I've been evaluating messaging technologies for my company but I've become very confused by the conceptual differences between a few terms:

Pub/Sub vs Multicast vs Fan Out I am working with the following definitions:

  • Pub/Sub has publishers delivering a separate copy of each message to each subscriber which means that the opportunity to guarantee delivery exists
  • Fan Out has a single queue pushing to all listening clients.
  • Multicast just spams out data and if someone is listening then fine, if not, it doesn't matter. No possibility to guarantee a client definitely gets a message.

Are these definitions right? Or is Pub/Sub the pattern and multicast, direct, fanout etc. ways to acheive the pattern?

I'm trying to work the out-of-the-box RabbitMQ definitions into our architecture but I'm just going around in circles at the moment trying to write the specs for our app.

Please could someone advise me whether I am right?

3 Answers 3


I'm confused by your choice of three terms to compare. Within RabbitMQ, Fanout and Direct are exchange types. Pub-Sub is a generic messaging pattern but not an exchange type. And you didn't even mention the 3rd and most important Exchange type, namely Topic. In fact, you can implement Fanout behavior on a Topic exchange just by declaring multiple queues with the same binding key. And you can define Direct behavior on a Topic exchange by declaring a Queue with * as the wildcard binding key.

Pub-Sub is generally understood as a pattern in which an application publishes messages which are consumed by several subscribers.

With RabbitMQ/AMQP it is important to remember that messages are always published to exchanges. Then exchanges route to queues. And queues deliver messages to subscribers. The behavior of the exchange is important. In Topic exchanges, the routing key from the publisher is matched up to the binding key from the subscriber in order to make the routing decision. Binding keys can have wildcard patterns which further influences the routing decision. More complicated routing can be done based on the content of message headers using a headers exchange type

RabbitMQ doesn't guarantee delivery of messages but you can get guaranteed delivery by choosing the right options(delivery mode = 2 for persistent msgs), and declaring exchanges and queues in advance of running your application so that messages are not discarded.

  • 2
    this is the kind of answer I was hoping for. Didn't know that topics could simulate the other exchange types so thats useful.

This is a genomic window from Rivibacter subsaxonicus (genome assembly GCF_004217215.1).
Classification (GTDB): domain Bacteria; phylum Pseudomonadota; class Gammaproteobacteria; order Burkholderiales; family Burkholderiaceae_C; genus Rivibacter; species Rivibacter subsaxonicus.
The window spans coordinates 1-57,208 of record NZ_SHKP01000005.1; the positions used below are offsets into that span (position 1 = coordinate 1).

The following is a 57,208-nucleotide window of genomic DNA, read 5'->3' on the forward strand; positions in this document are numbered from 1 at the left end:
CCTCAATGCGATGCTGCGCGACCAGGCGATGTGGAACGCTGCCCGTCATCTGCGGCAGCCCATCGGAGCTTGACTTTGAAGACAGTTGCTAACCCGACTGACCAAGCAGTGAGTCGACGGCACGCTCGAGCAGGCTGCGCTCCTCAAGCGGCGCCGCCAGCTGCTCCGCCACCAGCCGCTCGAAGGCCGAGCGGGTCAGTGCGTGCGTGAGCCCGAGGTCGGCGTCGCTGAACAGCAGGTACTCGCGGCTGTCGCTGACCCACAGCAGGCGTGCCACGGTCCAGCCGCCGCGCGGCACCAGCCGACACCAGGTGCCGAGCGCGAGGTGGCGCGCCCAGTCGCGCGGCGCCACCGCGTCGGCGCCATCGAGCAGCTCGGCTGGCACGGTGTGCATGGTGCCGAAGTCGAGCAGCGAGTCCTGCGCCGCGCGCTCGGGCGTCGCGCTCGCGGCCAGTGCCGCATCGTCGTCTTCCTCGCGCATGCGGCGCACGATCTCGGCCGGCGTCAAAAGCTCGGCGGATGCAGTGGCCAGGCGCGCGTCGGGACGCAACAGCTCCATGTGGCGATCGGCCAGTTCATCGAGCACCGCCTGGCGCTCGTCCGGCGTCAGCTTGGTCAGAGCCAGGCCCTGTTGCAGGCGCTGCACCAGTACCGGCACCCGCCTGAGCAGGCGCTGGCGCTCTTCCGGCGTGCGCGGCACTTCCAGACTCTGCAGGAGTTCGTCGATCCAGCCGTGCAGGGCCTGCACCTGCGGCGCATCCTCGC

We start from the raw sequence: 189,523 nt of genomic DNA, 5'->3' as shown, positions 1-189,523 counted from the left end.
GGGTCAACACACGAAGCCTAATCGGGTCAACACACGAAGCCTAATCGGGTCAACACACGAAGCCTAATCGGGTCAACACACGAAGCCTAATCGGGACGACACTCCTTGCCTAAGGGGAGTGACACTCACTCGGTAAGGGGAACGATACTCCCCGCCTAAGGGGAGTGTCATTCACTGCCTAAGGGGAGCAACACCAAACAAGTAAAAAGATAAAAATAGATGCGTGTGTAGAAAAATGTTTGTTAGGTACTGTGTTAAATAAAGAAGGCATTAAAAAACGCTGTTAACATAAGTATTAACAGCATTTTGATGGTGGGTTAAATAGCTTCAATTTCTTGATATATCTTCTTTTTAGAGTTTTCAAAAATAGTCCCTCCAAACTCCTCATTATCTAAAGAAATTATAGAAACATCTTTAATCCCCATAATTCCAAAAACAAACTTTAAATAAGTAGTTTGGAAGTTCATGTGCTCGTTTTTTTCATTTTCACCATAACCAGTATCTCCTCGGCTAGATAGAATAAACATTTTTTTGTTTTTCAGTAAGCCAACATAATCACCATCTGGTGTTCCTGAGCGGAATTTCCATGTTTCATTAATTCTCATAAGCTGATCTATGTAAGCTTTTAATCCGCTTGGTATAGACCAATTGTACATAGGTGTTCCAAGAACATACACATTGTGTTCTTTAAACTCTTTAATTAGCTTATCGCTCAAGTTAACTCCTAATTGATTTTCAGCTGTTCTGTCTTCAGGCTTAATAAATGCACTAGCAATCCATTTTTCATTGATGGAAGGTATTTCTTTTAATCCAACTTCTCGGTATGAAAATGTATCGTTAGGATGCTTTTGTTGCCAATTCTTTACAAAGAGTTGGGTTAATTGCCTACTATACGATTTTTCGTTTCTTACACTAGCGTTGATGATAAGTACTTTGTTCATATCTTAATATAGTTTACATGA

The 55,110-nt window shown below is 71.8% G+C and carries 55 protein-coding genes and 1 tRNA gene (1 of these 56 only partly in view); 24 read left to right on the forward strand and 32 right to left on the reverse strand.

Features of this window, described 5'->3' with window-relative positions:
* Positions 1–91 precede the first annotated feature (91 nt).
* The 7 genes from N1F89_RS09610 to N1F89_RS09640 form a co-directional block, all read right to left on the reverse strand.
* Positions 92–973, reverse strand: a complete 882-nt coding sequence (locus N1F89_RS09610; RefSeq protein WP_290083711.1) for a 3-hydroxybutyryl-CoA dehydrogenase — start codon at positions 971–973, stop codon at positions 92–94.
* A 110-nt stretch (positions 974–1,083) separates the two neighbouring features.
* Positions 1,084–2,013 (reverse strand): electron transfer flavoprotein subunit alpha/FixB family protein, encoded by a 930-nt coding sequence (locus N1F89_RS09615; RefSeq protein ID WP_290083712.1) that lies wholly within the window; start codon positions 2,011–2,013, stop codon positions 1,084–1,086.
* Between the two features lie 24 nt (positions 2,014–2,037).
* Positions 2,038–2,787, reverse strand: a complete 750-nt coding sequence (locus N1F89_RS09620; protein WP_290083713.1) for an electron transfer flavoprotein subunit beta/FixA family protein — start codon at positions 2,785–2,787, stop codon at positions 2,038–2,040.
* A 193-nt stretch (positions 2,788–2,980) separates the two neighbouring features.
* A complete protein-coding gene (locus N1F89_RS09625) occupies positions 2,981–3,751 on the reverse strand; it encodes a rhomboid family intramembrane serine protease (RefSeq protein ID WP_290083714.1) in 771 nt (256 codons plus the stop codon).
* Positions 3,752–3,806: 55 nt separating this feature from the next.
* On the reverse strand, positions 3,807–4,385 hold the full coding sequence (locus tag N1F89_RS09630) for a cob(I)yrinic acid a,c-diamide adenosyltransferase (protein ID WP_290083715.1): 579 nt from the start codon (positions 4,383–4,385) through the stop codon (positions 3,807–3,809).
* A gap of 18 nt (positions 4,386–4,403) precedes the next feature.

– ghostJago
    Nov 28, 2011 at 10:00
  • Note: Using a Topic exchange to simulate either fanout or direct is slightly slower than using either of the specific exchange types. It's the classic performance / flexibility trade off.
    – cdeszaq
    Feb 14, 2012 at 15:25
  • It's not true. You cant simulate fanout with task queues. It's because after first consuming the story is ended. Apr 14, 2012 at 13:04
  • 1
    @iddqd: I don:t understand what you are saying. There is no such thing as task queues in AMQP. You simulate a fanout exchange with a topic exchange. Your consumers declare different queue names with the same binding key and the messages to this topic exchange which have a routing key matching the binding key, get fanned out (copied) to each one of the queues. Consuming messages happens AFTER the message is routed to the queue. See this question for more info stackoverflow.com/questions/5253557/… Apr 15, 2012 at 0:52
  • Sorry, my mistake i fount it answer during searching AMQP+celery. Apr 15, 2012 at 14:23

Your definitions are pretty much correct. Note that guaranteed delivery is not limited to pub/sub only, and it can be done with fanout too. And yes, pub/sub is a very basic description which can be realized with specific methods like fanout, direct and so on.

There are more messaging patterns which you might find useful. Have a look at Enterprise Integration Patterns for more details.


From an electronic exchange point of view the term “Multicast” means “the message is placed on the wire once” and all client applications that are listening can read the message off the “wire”. Any solution that makes N copies of the message for the N clients is not multicast. In addition to examining the source code one can also use a “sniffer” to determine how many copies of the message is sent over the wire from the messaging system. And yes, multicast messages are a form the UDP protocol message. See: http://en.wikipedia.org/wiki/Multicast for a general description. About ten years ago, we used the messaging system from TIBCO that supported multicast. See: https://docs.tibco.com/pub/ems_openvms_c_client/8.0.0-june-2013/docs/html/tib_ems_users_guide/wwhelp/wwhimpl/common/html/wwhelp.htm#context=tib_ems_users_guide&file=EMS.5.091.htm

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